One year out of the seminary, a pastor shares his journey into the public ministry.
Jacob Shepherd, pastor at St. Paul, Round Lake Park, Ill., remembers when he started thinking about becoming a pastor. It was in sixth grade, when he was golfing with his pastor. “I had started taking golf lessons and my pastor loved golf, so he took me out with him a couple times a month,” says Shepherd. “In my naiveté, I thought, Wow! Being a pastor is the coolest job! You get to be a people person, you work on Sundays, and then you play golf during the week. Who wouldn’t want to do that? Because I wasn’t from a church background, I literally thought that’s what being a pastor was all about.”
As Shepherd got to know his pastor and learned more about what a pastor’s job actually entailed, his interest was piqued further. Shepherd says the relationship with his pastor helped steer him toward the public ministry, but his journey to become a pastor started long before that.
Finding a church home
Shepherd was born into a military family. Both of his parents served in the armed forces, and he was born while they were stationed in Australia. When he and his brother were very young, his parents were discharged. They moved back to the United States and eventually settled in Aurora, Colorado.
Once there, they started looking for a church. Shepherd says his father was not religious and didn’t have strong feelings about where they went; his mom, however, wanted to find a “good confessional church” like the conservative Lutheran Church–Missouri Synod church she attended growing up. They tried a few churches in the area, but none resonated with his mom.
Then one weekend the Shepherds ran into one of their military friends who had changed career fields and become a WELS teacher. Their friend was serving at Christ Our Redeemer in Aurora. He invited the Shepherds to church with him. They accepted, and Shepherd says his mom loved it. She said, “Finally! This is what I remember growing up with.” On their way to becoming members, they went through Bible information class and his father was baptized and confirmed. Shepherd also began attending Christ Our Redeemer Lutheran School. “Looking back, it was God controlling the whole situation,” he says.
Discovering his calling
While in school, Shepherd and his pastor bonded over their shared love of golf. As their relationship grew, his pastor gave him advice and encouragement, which was helpful as Shepherd thought about his future plans. “I had been looking at attending the Missouri Synod high school nearby or the Catholic high school where a lot of my friends were attending. But then my pastor asked me if I had thought about becoming a pastor because he said I had the gifts to do that.” So Shepherd visited Luther Preparatory School, Watertown, Wis.—one of WELS’ ministerial education schools—and realized that’s where he wanted to be.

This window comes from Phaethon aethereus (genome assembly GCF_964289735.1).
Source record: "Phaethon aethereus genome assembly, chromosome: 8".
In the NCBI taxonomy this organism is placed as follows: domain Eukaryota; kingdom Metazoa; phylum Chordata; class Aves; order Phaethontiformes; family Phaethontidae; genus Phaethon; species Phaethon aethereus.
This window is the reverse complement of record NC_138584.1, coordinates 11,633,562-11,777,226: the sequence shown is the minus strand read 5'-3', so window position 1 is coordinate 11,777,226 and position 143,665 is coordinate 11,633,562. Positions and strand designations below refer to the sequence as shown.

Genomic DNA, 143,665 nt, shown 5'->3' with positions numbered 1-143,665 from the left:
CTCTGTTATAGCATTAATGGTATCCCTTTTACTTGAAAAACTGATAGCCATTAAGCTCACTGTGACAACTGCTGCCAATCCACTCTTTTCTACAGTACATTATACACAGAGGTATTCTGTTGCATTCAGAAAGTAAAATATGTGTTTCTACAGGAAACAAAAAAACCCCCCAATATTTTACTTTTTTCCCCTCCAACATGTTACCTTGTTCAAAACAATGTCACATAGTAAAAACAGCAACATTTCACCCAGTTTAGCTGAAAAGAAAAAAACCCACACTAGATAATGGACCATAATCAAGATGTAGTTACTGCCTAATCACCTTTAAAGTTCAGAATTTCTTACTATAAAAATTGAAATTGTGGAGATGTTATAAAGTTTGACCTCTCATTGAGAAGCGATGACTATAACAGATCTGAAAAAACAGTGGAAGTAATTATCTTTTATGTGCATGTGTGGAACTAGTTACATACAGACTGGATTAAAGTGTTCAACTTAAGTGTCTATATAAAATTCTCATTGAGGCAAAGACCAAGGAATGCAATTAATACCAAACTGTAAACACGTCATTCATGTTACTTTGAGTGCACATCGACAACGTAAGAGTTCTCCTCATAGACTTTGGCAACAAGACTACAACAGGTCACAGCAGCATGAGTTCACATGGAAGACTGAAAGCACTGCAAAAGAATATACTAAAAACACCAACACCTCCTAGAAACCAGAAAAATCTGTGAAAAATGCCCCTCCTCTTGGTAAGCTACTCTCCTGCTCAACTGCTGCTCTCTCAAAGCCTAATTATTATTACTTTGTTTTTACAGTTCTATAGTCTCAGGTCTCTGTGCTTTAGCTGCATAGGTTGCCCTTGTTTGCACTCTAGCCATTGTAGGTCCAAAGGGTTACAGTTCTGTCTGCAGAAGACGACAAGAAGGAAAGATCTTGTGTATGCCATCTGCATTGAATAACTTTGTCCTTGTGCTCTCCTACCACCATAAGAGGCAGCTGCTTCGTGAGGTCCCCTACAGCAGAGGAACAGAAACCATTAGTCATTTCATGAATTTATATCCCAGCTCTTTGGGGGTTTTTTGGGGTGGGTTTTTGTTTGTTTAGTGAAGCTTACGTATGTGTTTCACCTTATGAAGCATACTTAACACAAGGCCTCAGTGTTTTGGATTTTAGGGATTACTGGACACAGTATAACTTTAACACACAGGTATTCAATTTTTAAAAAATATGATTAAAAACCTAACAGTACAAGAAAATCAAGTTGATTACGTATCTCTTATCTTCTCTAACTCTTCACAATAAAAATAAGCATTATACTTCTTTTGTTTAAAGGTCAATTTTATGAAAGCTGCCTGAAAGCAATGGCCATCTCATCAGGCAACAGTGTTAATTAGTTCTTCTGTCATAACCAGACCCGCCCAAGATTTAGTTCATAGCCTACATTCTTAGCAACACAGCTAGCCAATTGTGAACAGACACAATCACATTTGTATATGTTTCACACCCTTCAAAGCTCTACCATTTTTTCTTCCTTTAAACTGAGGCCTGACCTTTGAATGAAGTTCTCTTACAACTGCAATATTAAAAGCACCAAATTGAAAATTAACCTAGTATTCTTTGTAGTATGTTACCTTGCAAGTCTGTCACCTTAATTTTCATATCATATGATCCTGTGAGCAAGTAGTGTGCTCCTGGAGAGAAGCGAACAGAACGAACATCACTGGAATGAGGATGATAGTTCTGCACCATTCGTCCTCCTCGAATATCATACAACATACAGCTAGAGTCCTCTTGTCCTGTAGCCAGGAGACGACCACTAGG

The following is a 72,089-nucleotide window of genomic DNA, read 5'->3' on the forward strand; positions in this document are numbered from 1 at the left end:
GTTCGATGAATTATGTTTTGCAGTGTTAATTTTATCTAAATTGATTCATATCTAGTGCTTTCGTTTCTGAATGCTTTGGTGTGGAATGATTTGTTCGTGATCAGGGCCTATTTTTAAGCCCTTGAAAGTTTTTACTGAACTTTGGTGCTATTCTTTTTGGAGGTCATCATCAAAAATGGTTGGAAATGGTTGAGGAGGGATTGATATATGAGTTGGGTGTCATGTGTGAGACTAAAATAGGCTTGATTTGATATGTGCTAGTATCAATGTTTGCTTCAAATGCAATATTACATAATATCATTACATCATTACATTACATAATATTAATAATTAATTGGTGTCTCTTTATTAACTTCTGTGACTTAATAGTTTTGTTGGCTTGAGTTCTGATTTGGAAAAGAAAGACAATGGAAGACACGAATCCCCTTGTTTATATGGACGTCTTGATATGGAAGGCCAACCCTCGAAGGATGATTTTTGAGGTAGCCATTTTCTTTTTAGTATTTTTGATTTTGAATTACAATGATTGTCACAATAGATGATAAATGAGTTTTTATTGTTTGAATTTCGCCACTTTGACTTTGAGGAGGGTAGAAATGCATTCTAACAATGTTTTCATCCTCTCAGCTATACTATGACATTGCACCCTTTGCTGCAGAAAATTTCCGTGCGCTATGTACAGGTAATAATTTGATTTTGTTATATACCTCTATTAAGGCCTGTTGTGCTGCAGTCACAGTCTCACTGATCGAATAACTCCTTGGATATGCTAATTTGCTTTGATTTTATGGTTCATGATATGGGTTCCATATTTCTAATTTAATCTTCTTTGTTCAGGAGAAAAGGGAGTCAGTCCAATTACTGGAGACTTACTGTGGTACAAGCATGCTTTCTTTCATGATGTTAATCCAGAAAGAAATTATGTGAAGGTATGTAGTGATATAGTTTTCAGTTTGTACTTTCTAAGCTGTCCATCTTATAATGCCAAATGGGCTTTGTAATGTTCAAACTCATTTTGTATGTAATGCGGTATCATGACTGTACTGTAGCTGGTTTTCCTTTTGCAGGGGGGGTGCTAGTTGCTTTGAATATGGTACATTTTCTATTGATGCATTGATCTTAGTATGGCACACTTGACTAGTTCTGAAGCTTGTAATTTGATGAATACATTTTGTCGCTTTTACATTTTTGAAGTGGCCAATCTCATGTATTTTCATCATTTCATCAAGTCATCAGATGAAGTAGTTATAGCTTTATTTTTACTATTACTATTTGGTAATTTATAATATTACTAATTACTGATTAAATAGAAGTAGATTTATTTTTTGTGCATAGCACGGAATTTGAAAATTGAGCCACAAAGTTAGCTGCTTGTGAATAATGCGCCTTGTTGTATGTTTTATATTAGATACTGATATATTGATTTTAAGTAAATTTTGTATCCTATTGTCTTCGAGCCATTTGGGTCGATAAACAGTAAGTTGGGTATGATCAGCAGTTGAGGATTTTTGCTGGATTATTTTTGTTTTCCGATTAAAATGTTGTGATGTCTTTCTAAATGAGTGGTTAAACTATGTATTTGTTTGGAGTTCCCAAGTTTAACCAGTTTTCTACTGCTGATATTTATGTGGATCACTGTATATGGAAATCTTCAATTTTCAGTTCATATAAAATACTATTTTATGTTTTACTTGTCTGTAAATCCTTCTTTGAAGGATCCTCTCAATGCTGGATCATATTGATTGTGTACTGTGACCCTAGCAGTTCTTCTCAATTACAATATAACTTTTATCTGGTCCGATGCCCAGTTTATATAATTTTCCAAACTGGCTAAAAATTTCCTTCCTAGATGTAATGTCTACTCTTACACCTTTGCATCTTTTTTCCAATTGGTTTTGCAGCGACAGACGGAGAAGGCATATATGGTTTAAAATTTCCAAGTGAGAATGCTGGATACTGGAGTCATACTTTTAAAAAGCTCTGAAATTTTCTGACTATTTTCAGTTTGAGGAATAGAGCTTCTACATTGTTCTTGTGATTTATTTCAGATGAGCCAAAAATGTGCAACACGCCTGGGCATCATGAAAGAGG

During his time at Prep, Shepherd took an economics class and loved it so much that he considered switching career paths and going into finance. He even looked at some universities that offered accounting programs. But then his senior year rolled around and he participated in “Taste of Ministry,” where he spent two days shadowing a parish pastor. “On my first day, there was a funeral. Then there was the Monday evening service, where I did some readings and got to participate. Then on Tuesday morning, Pastor took us golfing.” Shepherd says that golf trip reminded him of the reasons he originally wanted to become a pastor and helped him finalize his decision. “From that point on, I never looked back,” he says.
Preparing for ministry
Growing up in Aurora, Shepherd spent a lot of time with friends from different backgrounds. Many of the friends he played soccer with were Latino, and he enjoyed immersing himself in their culture and learning Spanish. As he went through his ministry training, that passion grew.
When Shepherd attended Martin Luther College, New Ulm, Minn., he took as many Spanish classes as he could and went on immersion trips to Ecuador and Argentina. While at Wisconsin Lutheran Seminary, he attended St. Peter, Milwaukee, Wis., a congregation that offers bilingual church services for its Spanish-speaking members.
During his vicar year at the seminary, Shepherd served at Redeemer, Edna, Texas, another WELS congregation that offers English and Spanish services. “That was cool,” he says. “I got to preach and teach, and I even got to lead one lady through the last six weeks of her Bible information course and see her get confirmed.”
All of these experiences uniquely prepared Shepherd for his current call in Round Lake Park, where he’s starting a ministry to reach the large Latino population in the area—many of whom are first-generation immigrants. “I’ve been interviewing people in the community, putting out surveys, and meeting with business owners to figure out, Where is our niche? What are other churches not offering that we can provide?” he says. “We want to serve our community both physically and spiritually. We want to create that trust and be there for them when they need help.”
Shepherd has already identified some potential outreach opportunities, such as teaching English and digital literacy classes and hosting citizenship classes at the church. He’s also preparing his congregation, a predominantly Caucasian group, for these new cross-cultural ministry opportunities as he works to instill a mission mindset. “I think that’s why God brought me here, because of my background and the way that I think about ministry. I really push people to think outside the box and try something new,” he says. “We are certainly praying that God will bless our efforts. We would love to see the Spanish ministry take off.”
Author: Alicia Neumann
Volume 109, Number 07
Issue: July 2022
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